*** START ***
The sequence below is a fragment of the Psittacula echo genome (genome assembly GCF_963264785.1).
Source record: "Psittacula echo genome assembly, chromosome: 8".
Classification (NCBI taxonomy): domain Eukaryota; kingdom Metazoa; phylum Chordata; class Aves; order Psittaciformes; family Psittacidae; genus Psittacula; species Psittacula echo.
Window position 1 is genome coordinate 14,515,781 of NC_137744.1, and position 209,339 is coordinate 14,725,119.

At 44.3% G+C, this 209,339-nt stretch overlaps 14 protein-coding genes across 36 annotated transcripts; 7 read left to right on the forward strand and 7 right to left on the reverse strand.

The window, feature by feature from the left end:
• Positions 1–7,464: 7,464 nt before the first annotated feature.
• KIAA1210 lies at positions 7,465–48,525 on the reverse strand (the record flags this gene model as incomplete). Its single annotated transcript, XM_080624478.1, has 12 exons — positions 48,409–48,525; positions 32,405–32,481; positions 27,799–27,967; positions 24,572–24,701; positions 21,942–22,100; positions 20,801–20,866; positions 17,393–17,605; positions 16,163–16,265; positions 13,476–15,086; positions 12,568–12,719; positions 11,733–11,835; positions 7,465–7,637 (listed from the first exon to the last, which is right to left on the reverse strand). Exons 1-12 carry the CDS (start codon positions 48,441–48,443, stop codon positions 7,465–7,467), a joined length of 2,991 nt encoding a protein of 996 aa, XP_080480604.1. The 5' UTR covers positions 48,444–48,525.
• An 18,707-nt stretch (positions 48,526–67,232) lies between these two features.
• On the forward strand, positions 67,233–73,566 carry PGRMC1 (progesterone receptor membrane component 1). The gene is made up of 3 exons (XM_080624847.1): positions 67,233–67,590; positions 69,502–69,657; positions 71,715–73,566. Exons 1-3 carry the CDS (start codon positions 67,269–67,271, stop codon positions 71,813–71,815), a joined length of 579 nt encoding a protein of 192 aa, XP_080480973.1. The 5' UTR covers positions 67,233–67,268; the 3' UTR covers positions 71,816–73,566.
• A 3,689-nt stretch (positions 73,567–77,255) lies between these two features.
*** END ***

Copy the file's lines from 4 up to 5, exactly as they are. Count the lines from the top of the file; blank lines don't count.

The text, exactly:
Window position 1 is genome coordinate 14,515,781 of NC_137744.1, and position 209,339 is coordinate 14,725,119.

At 44.3% G+C, this 209,339-nt stretch overlaps 14 protein-coding genes across 36 annotated transcripts; 7 read left to right on the forward strand and 7 right to left on the reverse strand.